Because when you really sit back and think about it, it’s not a small thing to sentence someone to death with the knowledge that you could be wrong. And many times, it has gone wrong. A study published by Proceedings of the National Academy of Sciences puts the wrongful death penalty conviction rate in the US at 4.1%, which is worrying because even ONE wrongful execution doesn’t look good for the gomen. And that’s not all: as of this year, 163 people have been exonerated from death row since 1973 in the US alone.
And in case you’re wondering, yes, this does happen in Malaysia too.
But… wouldn’t it be cheaper to execute people than to imprison them for life?
Guess what, and this will surprise you: the answer is actually no. The California Commission on the Fair Administration of Justice estimates that executions cost at least 12 times as much as keeping someone in prison on a life sentence! And that’s just in California: as it turns out, executions cost wayyy more than life sentences ALL over the US (at state AND federal levels). Also, as ugaiz can see in the chart below, it’s MUCH costlier for the defence (i.e. lawyers’ fees) as well:
And how much does it cost to execute someone in Malaysia? Well, to be honest, no one knows. Not even our Prison Department. But even they admit that execution costs more than a life sentence.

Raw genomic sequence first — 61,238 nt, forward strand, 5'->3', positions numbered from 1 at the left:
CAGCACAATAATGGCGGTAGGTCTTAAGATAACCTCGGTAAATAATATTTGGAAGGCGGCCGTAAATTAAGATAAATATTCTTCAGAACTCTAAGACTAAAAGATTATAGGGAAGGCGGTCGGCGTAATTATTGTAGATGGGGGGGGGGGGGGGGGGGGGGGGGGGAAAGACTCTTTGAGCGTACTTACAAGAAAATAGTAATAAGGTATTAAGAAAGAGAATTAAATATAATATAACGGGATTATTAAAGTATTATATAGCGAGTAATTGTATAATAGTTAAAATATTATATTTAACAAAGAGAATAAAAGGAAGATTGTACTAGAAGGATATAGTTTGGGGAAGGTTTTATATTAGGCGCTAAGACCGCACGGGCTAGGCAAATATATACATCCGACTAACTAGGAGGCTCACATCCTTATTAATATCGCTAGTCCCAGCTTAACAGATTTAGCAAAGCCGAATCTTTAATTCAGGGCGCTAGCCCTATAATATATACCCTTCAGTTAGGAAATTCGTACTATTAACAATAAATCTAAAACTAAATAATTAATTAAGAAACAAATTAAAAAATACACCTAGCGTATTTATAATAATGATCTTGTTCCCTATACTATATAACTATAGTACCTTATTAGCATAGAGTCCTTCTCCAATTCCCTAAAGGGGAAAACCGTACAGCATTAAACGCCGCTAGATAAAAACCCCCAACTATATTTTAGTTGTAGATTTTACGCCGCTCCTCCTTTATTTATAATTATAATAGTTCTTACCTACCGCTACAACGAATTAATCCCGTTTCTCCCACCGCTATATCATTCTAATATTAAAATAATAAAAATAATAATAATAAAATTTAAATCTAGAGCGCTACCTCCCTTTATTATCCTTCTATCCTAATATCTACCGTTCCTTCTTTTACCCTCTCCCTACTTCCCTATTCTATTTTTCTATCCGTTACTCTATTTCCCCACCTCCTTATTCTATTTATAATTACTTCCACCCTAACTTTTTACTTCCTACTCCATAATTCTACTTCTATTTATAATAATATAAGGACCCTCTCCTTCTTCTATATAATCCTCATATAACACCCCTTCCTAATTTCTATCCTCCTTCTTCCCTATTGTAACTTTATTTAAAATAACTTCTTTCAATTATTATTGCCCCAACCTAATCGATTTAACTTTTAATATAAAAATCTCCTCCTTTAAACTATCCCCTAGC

But, fiscal costs aside, how do the people who work in the legal business actually feel on the matter? Well, while Gelugor MP Ramkarpal Singh is for the death penalty in exceptional cases (such as the recent rape and murder of a baby), a growing number of his colleagues seem to have the opposite opinion:
“Viewed coolly, opinions whether they be for or against capital punishment are emotional, and not rational.” – Dato’ Mah Weng Kwai, ex-Judge, High Court of Malaya
“There is nothing to be gained by killing another person even though he or she may have committed a heinous crime. All it shows is that we are a society that is bent on retribution and punishment instead of reform and mercy.” – Eric Paulsen, Lawyers For Liberty Executive Director
Don’t forget that the end of the day, death row inmates are people with families too, and the mental cost can be extremely heavy for everyone involved, as can be heard from various testimonies. Long story short, no matter how heinous the crime, the death penalty hurts the family of the convicted the same way it hurts the family of the victim, so we have to ask ourselves if that’s really what we want. It’s also painfully slow; as admitted by the Prison Department themselves, it can take literally YEARS for the entire process to run its course.
So those are the facts. In due time, we’ll have to decide if we really want to carry on with this system, but until then, ALL executions for ALL cases in Malaysia have been stopped.